Hoover began fishing as a boy. As a man, he didn't miss an opportunity to hit the wildest, most remote places (like the Blue Ridge Mountains or Sierra Nevadas) to bait his hook.
He plugged the sport as relentlessly as he pursued it. "The American is a fisherman," he said. "That comprehensive list of human rights, the Declaration of Independence, is firm that all men (and boys) are endowed with certain inalienable rights, including life, liberty, and the pursuit of happiness, which obviously includes the pursuit of fish."
In old age, his presidency long since past, Hoover even wrote a book about fishing and spiritual hygiene, entitled, "Fishing for Fun and To Wash Your Soul."
Best Baseball Player: George H.W. Bush
At Yale, Poppy, a lefty, played first base and was captain of the 1948 team. He was a very good fielder but a relatively weak hitter, compiling a .251 batting average with 2 HRs and 23 RBI in 51 games during his two seasons. Even so, this was a good Yale team, which won eastern regional titles and played in the first College World Series.
Two little-known sports facts about Bush the Elder: 1) He met Babe Ruth, shortly before the Bambino died, during a Yale-Princeton pregame ceremony; and 2) he was a good soccer player, making varsity on a Eli squad that captured the New England college championship.
Worst Coach: Richard Nixon
There's no doubt that Nixon, given the chance, would have been a creative -- if not very good -- coach. He'd trade tapes with other coaches ... but the ones he sent to the competition would be missing 18 1/2 minutes. He'd try to steal the opposition's playbook -- sending a bunch of third-stringers to do the deed -- and they'd get caught.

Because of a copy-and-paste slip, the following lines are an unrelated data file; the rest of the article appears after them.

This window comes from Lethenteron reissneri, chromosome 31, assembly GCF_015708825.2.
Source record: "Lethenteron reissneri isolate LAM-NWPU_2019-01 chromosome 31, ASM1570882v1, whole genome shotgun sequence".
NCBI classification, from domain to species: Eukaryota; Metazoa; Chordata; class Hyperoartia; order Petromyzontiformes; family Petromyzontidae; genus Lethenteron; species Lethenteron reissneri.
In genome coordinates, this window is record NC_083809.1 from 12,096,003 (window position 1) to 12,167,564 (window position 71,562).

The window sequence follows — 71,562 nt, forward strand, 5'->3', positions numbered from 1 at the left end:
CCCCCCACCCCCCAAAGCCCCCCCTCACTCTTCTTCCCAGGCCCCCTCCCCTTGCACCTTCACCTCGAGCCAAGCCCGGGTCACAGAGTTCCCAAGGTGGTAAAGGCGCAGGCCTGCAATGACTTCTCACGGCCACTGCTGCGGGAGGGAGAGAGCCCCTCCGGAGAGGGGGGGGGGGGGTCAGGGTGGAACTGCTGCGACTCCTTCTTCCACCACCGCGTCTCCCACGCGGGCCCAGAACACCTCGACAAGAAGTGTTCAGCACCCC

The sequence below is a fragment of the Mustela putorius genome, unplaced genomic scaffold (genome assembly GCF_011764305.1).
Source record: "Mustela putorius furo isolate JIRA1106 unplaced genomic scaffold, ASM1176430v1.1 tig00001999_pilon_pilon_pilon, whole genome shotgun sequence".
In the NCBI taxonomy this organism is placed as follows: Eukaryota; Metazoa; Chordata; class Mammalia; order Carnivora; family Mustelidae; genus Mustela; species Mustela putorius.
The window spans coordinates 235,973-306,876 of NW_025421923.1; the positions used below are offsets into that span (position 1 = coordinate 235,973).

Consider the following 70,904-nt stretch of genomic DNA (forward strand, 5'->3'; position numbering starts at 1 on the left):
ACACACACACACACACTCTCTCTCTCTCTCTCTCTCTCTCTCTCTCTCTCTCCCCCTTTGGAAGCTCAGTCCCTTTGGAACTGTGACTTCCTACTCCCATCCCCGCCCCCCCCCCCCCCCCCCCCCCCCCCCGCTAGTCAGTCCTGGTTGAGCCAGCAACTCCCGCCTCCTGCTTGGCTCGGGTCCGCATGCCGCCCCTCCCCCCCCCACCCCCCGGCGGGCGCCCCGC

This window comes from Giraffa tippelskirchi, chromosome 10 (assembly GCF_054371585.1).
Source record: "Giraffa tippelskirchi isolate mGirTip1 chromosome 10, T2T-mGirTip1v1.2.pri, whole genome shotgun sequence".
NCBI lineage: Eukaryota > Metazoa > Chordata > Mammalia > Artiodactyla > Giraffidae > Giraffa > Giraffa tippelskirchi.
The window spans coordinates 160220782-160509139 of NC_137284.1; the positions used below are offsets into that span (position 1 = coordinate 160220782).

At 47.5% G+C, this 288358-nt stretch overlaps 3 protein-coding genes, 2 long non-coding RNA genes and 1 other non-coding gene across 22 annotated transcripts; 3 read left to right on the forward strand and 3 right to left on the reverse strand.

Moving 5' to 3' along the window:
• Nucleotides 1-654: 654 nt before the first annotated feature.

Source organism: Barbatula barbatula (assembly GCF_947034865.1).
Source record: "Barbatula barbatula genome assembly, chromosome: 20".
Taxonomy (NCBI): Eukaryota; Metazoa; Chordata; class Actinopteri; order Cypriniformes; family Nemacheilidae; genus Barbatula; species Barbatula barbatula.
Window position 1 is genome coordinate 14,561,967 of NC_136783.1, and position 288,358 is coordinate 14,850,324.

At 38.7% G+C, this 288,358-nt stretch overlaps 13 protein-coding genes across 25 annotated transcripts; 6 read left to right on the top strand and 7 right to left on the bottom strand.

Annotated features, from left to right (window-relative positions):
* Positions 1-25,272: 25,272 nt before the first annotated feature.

OK. End of Watergate references.
No President was more of a true fan than Nixon, who loved baseball and football in particular.
The legend that Nixon "called" a play for the Redskins remains shrouded in myth. But there's no doubt that during one of the many Redskins' practices he attended while in office, head coach George Allen did allow him call a play. Nixon called a reverse. It succeeded.
But when Allen used that play during a first-round 1971 NFC playoff game against the 49ers at Candlestick? Unclear. With the ball on the Niners' 8-yard line, Allen probably used Nixon's reverse, and almost certainly regretted it. The play lost 13 yards, and the Redskins were forced to attempt a field goal, which was blocked. Washington went on to lose, 24-20.
Nixon also called Dolphins head coach Don Shula in the middle of the night a few weeks before Super Bowl VI. He told Shula he thought the Dolphins should run a quick slant pass against the Cowboys. The Dolphins ran the play early in the game. The pass was incomplete.
Worst Football Player: Richard Nixon
Nixon played at tiny Whittier College in California. "I got into a few games after they were hopelessly won or hopelessly lost, you know, when they put the substitutes in, and finally the water boy, and then me," Nixon said. "That is the way it worked."
Nixon explained further at a Hall of Fame dinner late in 1969:
"Now just to tell you a little about Whittier because I want the record to be straight: It is a school with very high academic standing. We had a very remarkable coach ... My coach was an American Indian, Chief Newman. He was a perfectly remarkable man and a great leader. I learned more from him about life really than I did about football, but a little about football.
"One of the reasons, I guess, he didn't put me in was because I didn't know the plays. Now there was a good reason for that. It wasn't because I wasn't smart enough. I knew the enemy's plays. I played them all week long. Believe me, nobody in the Southern California Conference knew Occidental's or Pomona's or Redlands' or Cal Tech's or Loyola's plays better than I did, because I was on that side."
Best Surfer: Richard Nixon
Nixon's daughters gave him a very small pink surfboard for Father's Day in 1969, presenting it to him publicly in the Rose Garden and telling him it was just a model for the custom-made blue one awaiting him at the "Western White House" in San Clemente (a great surfing spot).
Nixon, then 56, said, "I'll never ride it," and added, "I rode a surfboard 30 years ago. It doesn't impress me one bit." Whether he actually surfed in the 1930s is up for debate, but Nixon was a smart man: His private patch of beach at San Clemente fronted some of the roughest waters in the area.